Microsoft and Research In Motion (RIM) have announced an agreement to provide Microsoft Windows Live services on RIM's BlackBerry smartphones, expected to be available by Winter.
Stories by Andrew Hendry
The lack of certainty surrounding exactly who will bring the iPhone to Australia, and what model will be released here, has been clarified a little further yesterday with an announcement by Optus that it too has signed an agreement to bring the iPhone to Australia.
Microsoft's decision to discontinue OEM and packaged sales of Windows XP at the end of June - leaving businesses and consumers with the less-than-celebrated Vista as their only choice of Windows operating system - has drawn considerable criticism and led to an outpouring of support for the continuation of XP sales.
The annual linux.conf.au conference, now in its ninth year, kicked off at the University of Melbourne this week, and is on track to top all expectations with a record number of attendees and a bigger-than-ever program of mini-conferences, keynote addresses and open day surprises.
Hitachi Australia Pty Ltd will withdraw from the Australian consumer electronics market as part of a global refocusing of its consumer electronics sales strategy.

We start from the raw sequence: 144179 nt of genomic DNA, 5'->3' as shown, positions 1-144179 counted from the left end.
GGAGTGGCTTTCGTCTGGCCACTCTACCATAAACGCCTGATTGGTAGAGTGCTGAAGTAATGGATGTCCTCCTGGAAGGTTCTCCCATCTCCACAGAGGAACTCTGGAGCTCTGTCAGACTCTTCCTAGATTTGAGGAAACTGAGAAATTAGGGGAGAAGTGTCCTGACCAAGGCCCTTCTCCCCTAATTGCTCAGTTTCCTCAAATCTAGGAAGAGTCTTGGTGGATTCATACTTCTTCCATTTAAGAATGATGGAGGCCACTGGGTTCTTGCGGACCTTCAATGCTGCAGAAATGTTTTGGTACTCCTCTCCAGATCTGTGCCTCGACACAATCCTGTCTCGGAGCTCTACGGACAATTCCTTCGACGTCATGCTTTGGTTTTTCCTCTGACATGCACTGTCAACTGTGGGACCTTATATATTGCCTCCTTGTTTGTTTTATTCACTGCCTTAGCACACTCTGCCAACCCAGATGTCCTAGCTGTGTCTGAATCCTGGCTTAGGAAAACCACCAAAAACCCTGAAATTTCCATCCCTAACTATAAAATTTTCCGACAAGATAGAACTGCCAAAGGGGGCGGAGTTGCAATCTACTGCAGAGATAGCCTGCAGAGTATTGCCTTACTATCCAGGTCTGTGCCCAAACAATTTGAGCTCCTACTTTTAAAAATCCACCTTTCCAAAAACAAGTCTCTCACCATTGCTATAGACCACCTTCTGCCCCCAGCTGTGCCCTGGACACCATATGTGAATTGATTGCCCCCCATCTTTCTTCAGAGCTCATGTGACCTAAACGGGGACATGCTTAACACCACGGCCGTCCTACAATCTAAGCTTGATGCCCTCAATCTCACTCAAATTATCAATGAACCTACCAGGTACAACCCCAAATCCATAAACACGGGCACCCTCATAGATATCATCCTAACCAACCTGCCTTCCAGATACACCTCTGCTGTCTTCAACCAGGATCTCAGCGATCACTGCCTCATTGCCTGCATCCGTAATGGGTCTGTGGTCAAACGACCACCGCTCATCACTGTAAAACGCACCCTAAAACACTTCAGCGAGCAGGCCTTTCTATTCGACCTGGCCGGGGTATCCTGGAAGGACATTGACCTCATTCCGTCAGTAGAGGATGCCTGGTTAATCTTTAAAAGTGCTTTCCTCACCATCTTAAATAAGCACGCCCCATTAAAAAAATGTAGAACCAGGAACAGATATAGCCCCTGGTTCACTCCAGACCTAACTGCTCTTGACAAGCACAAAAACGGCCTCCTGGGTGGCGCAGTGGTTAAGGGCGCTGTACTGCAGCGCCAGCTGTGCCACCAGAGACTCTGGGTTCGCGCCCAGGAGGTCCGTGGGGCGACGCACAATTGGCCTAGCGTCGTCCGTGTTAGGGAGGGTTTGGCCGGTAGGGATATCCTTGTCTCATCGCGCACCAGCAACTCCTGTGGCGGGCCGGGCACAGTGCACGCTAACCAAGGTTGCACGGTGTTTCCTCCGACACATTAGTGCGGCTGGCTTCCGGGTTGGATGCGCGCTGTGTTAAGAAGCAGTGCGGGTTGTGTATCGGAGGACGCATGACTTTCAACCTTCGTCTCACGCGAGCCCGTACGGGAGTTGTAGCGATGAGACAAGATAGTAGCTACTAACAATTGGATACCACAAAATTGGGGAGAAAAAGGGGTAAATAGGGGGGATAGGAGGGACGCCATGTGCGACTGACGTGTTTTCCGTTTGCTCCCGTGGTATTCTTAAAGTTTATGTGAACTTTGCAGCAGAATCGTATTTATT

Career placements for IT graduates has finally recovered from the dot-com burst and looks set overtake the national average across all sectors for graduate job placements.
Trend Micro has released it's 2008 internet security suite, comprising three separate offerings aimed at various levels of internet usage.
Australian politicians from both sides of the fence have lauded Google Australia's launch of a new election web page and tools dedicated to keeping the nation informed about all manner of politics and election issues.
The lawsuit filed by 2Clix against Whirlpool forum creator, Simon Wright, could have a "chilling effect" on reasonable and factual comments people may make on Internet forums, according to David Vaile, executive director of the Cyberspace Law and Policy Centre at UNSW.
Australian Federal Court judge, James Allsop, this week ordered the Australian Competition and Consumer Commission (ACCC) to go away and revise its case against The Trading Post and Google, claiming it didn't make sense.